Sorry folks, this blog has nothing to do with the Colts or their comical ex-coach. It's always fun to quote Mora the Elder, though.
We didn't do diddly poo offensively.
OK, enough of that.
No, this little bit of complaining is actually about NASCAR. More specifically, it's about the sport's attempt over the last decade to be more like traditional "team" sports and their playoff systems.
That's exactly what the "Chase for the Winston/Nextel/Sprint/T Mobile/AT&T/Verizon/(enter the next mobile carrier corporate takeover) Cup" was supposed to be. If things got too one-sided, the end of the season was too boring. Unlike most sports, NASCAR's biggest event was its very first of the year: The Daytona 500.
So, NASCAR introduced a "playoff" system in 2004. With the new system, with 10 races to go, the herd of drivers who could win the championship was thinned to 10 drivers (now 12).
But the first problem was, the herd wasn't really thinned. While only the top drivers could win the championship, everyone was still on the track for those races.
To draw an analogy from football, it would be like the Colts making the playoffs but still having to compete against the 1-win Cowboys with a chance to play spoiler.
A true "playoff" reduces the number of eligible participants and then continues to thin the field with each competition.
But Sunday was when it really went too far for me. On Sunday, Jimmie Johnson's team realized that its over-the-wall pit crew was officially terrible. Due to this, they switched crews with Jeff Gordon's team after Gordon crashed out of the race. For the remainder of the day, Johnson had much better pit stops with his borrowed team.
Things went so well, in fact, that Hendrick Motor Sports, which owns both Johnson's and Gordon's car, announced the pit crews would be swapped for the remaining two races. This is a smart move because, although Gordon is technically in the Chase, he trails point leader Denny Hamlin by too many points to actually have a chance to win.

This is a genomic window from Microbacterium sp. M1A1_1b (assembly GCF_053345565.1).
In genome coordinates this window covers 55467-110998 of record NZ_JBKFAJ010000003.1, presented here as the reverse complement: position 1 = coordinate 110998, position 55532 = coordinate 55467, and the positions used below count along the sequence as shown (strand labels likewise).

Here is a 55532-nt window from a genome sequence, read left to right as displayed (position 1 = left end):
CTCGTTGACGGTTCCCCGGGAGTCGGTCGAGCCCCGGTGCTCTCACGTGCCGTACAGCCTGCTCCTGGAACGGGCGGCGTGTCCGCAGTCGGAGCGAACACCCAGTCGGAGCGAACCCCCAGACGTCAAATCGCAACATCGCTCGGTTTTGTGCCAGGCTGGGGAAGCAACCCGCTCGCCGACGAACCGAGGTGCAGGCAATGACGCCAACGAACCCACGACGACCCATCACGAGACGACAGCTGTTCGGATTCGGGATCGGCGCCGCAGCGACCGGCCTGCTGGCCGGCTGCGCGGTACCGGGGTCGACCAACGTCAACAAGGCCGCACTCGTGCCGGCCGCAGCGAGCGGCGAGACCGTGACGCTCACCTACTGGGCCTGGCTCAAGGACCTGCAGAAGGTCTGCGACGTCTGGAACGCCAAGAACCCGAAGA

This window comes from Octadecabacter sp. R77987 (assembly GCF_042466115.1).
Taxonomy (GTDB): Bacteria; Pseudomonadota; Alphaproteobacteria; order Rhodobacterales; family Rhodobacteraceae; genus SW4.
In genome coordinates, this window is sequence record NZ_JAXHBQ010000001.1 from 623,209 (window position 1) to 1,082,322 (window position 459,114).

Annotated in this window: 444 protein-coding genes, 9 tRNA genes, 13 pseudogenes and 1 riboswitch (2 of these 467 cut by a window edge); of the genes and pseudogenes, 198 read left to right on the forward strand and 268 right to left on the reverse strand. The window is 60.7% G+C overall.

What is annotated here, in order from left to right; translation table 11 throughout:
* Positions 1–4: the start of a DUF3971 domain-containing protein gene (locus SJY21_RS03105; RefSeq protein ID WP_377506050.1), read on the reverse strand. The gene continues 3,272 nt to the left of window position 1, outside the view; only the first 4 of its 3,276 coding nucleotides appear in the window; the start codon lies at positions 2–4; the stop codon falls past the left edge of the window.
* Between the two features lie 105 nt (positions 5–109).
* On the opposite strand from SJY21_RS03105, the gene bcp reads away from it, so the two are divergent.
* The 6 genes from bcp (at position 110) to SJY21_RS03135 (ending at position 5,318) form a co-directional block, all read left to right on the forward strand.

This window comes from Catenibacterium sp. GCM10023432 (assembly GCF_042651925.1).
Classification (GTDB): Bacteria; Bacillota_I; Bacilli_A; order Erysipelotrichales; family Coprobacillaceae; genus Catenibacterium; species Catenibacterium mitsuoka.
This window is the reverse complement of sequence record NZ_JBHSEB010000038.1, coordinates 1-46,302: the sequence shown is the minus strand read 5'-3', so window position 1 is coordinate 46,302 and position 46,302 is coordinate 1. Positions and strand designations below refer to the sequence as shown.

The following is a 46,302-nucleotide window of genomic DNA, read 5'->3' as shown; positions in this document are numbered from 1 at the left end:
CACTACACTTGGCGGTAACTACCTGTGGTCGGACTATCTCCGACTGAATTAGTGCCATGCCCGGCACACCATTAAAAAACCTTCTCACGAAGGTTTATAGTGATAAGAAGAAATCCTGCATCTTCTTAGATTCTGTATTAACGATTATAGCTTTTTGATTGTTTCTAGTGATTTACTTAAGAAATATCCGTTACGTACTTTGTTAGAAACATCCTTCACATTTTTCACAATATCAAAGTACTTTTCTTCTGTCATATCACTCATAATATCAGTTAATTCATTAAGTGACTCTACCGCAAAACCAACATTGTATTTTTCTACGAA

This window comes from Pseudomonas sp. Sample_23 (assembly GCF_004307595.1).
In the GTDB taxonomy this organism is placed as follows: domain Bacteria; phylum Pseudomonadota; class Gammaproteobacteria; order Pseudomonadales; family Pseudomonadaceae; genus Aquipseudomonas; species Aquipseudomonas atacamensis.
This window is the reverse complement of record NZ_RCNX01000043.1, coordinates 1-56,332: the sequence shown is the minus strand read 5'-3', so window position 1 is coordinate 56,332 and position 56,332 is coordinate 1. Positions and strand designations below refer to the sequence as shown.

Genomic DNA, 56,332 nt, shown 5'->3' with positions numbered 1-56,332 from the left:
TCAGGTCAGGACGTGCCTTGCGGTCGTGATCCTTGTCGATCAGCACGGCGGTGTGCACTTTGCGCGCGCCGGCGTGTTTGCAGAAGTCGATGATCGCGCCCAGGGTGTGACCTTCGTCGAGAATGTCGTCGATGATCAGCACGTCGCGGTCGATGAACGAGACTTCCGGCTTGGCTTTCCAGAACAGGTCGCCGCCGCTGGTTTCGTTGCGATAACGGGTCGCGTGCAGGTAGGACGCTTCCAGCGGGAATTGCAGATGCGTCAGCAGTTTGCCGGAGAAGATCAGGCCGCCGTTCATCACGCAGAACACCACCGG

Johnson, on the other hand, trails Hamlin by just 33 points with two races remaining. With a good race, he could overtake Hamlin this week at Phoenix.
So here's my problem. Let's say after the Giants won the National League Championship Series this fall, they decided, "We've made it this far, but we really don't trust our bullpen against the Rangers. We want a new one."
That would have been too bad. They have a roster, and they have to stick to it. The only leeway they have at that point is that a team can have the rights to a handful of players not on its "active" playoff roster. However, to activate one of those guys, they have to deactivate someone else.
Same thing in football, basketball, hockey. Essentially, after the trading deadline -- and certainly after the playoffs begin -- you have to stick with the guys who got you there so far.
In stock car racing, the drivers are quick to do lip service to the "team" effort that it requires, and rightly so. Without the guys in the garage and over the wall, those drivers who get all the ink are nowhere.
But when you can dump a huge part of your "roster" at the most crucial point in the season, the "team" concept is a joke, as is your half-baked idea of a "playoff system."